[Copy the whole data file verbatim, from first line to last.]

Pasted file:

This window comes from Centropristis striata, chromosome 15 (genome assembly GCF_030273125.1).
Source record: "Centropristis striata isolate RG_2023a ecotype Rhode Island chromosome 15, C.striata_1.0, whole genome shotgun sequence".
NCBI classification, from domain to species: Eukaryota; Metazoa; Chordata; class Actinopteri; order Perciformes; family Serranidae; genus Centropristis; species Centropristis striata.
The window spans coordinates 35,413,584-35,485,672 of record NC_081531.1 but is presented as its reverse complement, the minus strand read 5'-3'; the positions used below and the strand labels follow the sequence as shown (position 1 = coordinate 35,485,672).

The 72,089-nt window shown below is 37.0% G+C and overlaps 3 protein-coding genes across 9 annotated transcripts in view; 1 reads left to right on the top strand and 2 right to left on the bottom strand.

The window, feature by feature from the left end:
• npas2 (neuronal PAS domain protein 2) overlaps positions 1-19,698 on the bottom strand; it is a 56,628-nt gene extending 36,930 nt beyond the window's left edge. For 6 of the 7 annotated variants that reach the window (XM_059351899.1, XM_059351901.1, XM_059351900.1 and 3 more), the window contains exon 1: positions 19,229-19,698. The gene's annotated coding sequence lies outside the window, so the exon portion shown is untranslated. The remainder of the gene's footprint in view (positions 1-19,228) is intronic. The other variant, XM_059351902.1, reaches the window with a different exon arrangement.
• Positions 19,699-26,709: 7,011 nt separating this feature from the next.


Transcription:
This window comes from Centropristis striata, chromosome 15 (genome assembly GCF_030273125.1).
Source record: "Centropristis striata isolate RG_2023a ecotype Rhode Island chromosome 15, C.striata_1.0, whole genome shotgun sequence".
NCBI classification, from domain to species: Eukaryota; Metazoa; Chordata; class Actinopteri; order Perciformes; family Serranidae; genus Centropristis; species Centropristis striata.
The window spans coordinates 35,413,584-35,485,672 of record NC_081531.1 but is presented as its reverse complement, the minus strand read 5'-3'; the positions used below and the strand labels follow the sequence as shown (position 1 = coordinate 35,485,672).

The 72,089-nt window shown below is 37.0% G+C and overlaps 3 protein-coding genes across 9 annotated transcripts in view; 1 reads left to right on the top strand and 2 right to left on the bottom strand.

The window, feature by feature from the left end:
• npas2 (neuronal PAS domain protein 2) overlaps positions 1-19,698 on the bottom strand; it is a 56,628-nt gene extending 36,930 nt beyond the window's left edge. For 6 of the 7 annotated variants that reach the window (XM_059351899.1, XM_059351901.1, XM_059351900.1 and 3 more), the window contains exon 1: positions 19,229-19,698. The gene's annotated coding sequence lies outside the window, so the exon portion shown is untranslated. The remainder of the gene's footprint in view (positions 1-19,228) is intronic. The other variant, XM_059351902.1, reaches the window with a different exon arrangement.
• Positions 19,699-26,709: 7,011 nt separating this feature from the next.